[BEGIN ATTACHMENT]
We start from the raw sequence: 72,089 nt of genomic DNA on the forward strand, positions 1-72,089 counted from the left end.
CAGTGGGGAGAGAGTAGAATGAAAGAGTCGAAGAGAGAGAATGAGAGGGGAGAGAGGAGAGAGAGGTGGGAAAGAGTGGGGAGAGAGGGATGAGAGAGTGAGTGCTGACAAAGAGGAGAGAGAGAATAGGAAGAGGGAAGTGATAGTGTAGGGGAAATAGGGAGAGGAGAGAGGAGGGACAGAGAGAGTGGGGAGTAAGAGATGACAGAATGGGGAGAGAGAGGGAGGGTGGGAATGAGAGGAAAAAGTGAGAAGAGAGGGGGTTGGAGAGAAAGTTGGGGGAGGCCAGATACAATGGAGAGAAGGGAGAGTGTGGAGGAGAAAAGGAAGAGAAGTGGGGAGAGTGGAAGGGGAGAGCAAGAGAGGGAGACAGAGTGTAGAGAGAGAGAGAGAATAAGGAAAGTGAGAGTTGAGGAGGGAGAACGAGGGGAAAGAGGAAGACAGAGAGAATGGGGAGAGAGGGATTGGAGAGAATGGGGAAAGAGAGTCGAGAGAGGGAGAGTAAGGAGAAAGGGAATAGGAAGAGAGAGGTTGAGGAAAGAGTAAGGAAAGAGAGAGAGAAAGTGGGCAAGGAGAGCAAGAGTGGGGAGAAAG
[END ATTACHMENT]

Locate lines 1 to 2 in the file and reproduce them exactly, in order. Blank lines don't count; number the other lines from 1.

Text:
We start from the raw sequence: 72,089 nt of genomic DNA on the forward strand, positions 1-72,089 counted from the left end.
CAGTGGGGAGAGAGTAGAATGAAAGAGTCGAAGAGAGAGAATGAGAGGGGAGAGAGGAGAGAGAGGTGGGAAAGAGTGGGGAGAGAGGGATGAGAGAGTGAGTGCTGACAAAGAGGAGAGAGAGAATAGGAAGAGGGAAGTGATAGTGTAGGGGAAATAGGGAGAGGAGAGAGGAGGGACAGAGAGAGTGGGGAGTAAGAGATGACAGAATGGGGAGAGAGAGGGAGGGTGGGAATGAGAGGAAAAAGTGAGAAGAGAGGGGGTTGGAGAGAAAGTTGGGGGAGGCCAGATACAATGGAGAGAAGGGAGAGTGTGGAGGAGAAAAGGAAGAGAAGTGGGGAGAGTGGAAGGGGAGAGCAAGAGAGGGAGACAGAGTGTAGAGAGAGAGAGAGAATAAGGAAAGTGAGAGTTGAGGAGGGAGAACGAGGGGAAAGAGGAAGACAGAGAGAATGGGGAGAGAGGGATTGGAGAGAATGGGGAAAGAGAGTCGAGAGAGGGAGAGTAAGGAGAAAGGGAATAGGAAGAGAGAGGTTGAGGAAAGAGTAAGGAAAGAGAGAGAGAAAGTGGGCAAGGAGAGCAAGAGTGGGGAGAAAG